Focaccia Recipe

Focaccia Recipe

A post on Instagram, or Facebook, or Twitter floats somewhere in the digital content abyss. Ok, a website is still a digital space, I know, but I hope you get inspired to make this Focaccia Recipe at home. Bread is real. It’s food. It nourishes you. Bread is my escape to reality.

Focaccia Recipe


(Adapted from Salt, Fat, Acid, Heat by Samin Nostrat)


For the Dough:

2 ½ cups (600g) lukewarm water

½ teaspoon active dry yeast

2 1/2 teaspoons (15grams) honey

5 1/3 cups (800g) all-purpose flour

2 tablespoons Kosher salt

¼ cup (50g) extra virgin olive oil, plus more for finishing

Flaky salt for finishing


For the Brine:

1 ½ teaspoons (5g) kosher salt

1/3 cup (80g) lukewarm water


In a medium bowl, stir together water, yeast, and honey to dissolve.

In a very large bowl, whisk flour and salt together to combine and then add yeast mixture and olive oil.

Stir with a rubber spatula until just incorporated then scrape the sides of the bowl clean and cover with plastic wrap. Leave out at room temperature to ferment for 12 to 14 hours until at least doubled in volume.

Focaccia Dough Rise


Spread 2-3 tablespoons oil evenly onto a 18 X 13-inches rimmed baking sheet. When dough is ready, use a spatula or your hand to release it from the sides of the bowl and fold it onto itself gently, then pour out onto pan. pour an additional 2 tablespoons of olive oil over dough and gently spread across. Gently stretch the dough to the edge of the sheet by placing your hands underneath and pulling outward. The dough will shrink a bit, so repeat stretching once or twice over the course of 30 minutes to ensure dough remains stretched.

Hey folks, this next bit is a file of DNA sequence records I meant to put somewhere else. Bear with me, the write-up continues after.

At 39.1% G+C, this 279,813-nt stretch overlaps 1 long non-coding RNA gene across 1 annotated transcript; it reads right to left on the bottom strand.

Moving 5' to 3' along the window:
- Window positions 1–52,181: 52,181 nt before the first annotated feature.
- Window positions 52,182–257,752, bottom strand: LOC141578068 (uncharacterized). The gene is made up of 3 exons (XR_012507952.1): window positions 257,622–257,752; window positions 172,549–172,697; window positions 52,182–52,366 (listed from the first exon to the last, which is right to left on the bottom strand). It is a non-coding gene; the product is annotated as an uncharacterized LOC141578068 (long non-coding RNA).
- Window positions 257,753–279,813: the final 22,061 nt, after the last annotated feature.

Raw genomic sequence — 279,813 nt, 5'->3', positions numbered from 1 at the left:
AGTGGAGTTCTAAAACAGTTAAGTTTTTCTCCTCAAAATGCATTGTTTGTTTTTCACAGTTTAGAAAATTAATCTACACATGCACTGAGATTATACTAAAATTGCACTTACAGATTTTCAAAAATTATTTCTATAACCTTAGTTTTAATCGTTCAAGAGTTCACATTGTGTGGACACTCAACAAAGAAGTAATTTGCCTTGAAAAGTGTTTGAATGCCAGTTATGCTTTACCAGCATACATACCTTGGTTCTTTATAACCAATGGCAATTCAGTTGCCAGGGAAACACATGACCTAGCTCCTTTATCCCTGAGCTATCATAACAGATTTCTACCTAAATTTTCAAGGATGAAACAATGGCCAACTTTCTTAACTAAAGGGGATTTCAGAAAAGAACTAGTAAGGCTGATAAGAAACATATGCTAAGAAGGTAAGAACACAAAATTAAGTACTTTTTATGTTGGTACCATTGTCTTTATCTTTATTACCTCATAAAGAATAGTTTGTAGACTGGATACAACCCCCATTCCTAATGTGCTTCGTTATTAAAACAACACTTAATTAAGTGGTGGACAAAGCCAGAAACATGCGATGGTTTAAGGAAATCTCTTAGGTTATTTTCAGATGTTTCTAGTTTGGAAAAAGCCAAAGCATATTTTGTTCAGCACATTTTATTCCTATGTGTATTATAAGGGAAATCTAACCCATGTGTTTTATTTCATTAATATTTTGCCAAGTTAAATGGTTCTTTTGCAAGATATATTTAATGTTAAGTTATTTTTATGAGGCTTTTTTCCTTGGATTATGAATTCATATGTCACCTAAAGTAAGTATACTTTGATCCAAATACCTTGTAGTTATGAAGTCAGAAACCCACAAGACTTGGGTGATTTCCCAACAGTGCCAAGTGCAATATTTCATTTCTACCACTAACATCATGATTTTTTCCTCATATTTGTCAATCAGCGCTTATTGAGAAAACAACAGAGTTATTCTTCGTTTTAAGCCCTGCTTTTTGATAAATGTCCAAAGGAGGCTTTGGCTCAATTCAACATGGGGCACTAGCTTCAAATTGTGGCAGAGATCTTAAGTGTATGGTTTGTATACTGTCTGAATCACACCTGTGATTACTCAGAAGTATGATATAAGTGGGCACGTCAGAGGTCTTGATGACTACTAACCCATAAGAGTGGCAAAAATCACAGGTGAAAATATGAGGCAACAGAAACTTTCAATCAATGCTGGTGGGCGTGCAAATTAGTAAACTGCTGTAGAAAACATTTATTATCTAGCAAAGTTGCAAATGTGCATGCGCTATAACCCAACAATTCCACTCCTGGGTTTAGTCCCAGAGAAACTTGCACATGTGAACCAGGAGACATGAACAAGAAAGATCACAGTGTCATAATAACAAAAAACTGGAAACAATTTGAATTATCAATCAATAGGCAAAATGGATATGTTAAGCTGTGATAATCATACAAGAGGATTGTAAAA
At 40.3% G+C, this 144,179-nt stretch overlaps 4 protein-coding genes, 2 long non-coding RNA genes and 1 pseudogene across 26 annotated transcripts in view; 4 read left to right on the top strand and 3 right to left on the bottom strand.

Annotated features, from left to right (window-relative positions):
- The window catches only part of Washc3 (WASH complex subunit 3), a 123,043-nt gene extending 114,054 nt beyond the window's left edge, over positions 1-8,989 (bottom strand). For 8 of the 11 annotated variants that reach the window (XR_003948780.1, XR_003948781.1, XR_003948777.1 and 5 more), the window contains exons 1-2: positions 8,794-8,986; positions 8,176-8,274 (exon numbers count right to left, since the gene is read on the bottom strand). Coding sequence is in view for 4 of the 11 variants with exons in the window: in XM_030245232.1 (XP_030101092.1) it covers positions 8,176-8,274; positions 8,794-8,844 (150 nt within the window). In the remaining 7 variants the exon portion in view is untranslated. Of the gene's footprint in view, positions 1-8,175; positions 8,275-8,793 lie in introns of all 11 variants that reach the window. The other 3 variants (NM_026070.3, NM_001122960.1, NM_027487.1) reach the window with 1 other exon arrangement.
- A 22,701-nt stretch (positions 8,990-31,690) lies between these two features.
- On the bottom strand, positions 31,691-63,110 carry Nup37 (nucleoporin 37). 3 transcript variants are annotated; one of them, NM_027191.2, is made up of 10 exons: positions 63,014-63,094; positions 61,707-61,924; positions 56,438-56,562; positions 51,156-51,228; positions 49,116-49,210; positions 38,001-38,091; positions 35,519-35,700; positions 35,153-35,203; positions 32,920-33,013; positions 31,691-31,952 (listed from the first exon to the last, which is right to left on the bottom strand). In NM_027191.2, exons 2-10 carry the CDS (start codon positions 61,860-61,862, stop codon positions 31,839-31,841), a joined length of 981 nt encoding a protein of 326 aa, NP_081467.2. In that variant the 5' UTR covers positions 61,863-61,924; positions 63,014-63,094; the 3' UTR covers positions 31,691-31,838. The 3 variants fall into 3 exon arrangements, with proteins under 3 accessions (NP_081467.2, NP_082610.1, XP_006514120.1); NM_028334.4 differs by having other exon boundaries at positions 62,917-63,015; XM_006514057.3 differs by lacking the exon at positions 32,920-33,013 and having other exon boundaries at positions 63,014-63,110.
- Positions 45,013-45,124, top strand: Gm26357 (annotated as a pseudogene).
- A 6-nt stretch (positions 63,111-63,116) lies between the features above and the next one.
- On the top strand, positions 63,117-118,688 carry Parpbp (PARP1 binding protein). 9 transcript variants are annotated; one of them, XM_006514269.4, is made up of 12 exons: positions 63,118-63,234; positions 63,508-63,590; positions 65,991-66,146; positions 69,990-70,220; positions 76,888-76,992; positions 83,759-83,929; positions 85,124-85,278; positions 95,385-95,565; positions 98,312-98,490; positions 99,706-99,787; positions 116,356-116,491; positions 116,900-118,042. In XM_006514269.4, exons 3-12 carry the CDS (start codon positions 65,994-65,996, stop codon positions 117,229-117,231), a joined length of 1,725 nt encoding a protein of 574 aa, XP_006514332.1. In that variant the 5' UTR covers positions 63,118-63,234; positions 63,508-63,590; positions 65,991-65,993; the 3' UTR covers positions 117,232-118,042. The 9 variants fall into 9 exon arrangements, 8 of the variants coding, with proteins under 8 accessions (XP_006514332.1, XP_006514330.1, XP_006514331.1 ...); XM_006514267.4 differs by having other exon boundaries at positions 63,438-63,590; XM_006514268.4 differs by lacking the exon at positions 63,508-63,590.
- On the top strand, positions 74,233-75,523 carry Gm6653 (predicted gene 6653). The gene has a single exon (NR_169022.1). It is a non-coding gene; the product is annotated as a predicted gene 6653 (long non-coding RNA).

Focaccia Dough Strech


Dimple the dough by pressing the pads of your first three fingers in at an angle. Make the brine by stirring together salt and water until salt is dissolved. Pour the brine over the dough to fill dimples. Proof focaccia for 45 minutes until the dough is light and bubbly.

Thirty minutes into this final proof, adjust rack to center position and preheat the oven to 400˚F. Invert another sturdy baking sheet and place on the rack. Allow to preheat with the oven until very hot, before proceeding with baking.

Sprinkle focaccia with flaky salt. bake for 25 to 30 minutes directly on top of inverted pan until bottom crust is crisp and golden brown when checked with a metal spatula. To finish browning top crust, place focaccia on upper rack and bake for 5 to 7 minutes more.

Remove from oven and brush or douse with 2 to 3 tablespoons oil over the whole surface (don’t worry if the olive pools in pockets, it will absorb as it sits). Let cool for 5 minutes, then release focaccia from pan with metal spatula and transfer to a cooling rack to cool completely.

Serve warm or at room temperature. To store, wrap in parchment paper and keep in an airtight bag or container to preserve texture.




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Irish Soda Bread

Irish Soda Bread Recipe


I wish Irish Soda Bread would appear more than once a year during St. Patrick’s Day, a celebration of all things Ireland. Although we are surrounded by baked goods, there is something quite special about the Irish Soda Bread Recipe. This rich and handsome bread is made with bread flour, yeast, butter, buttermilk and it’s studded with raisins.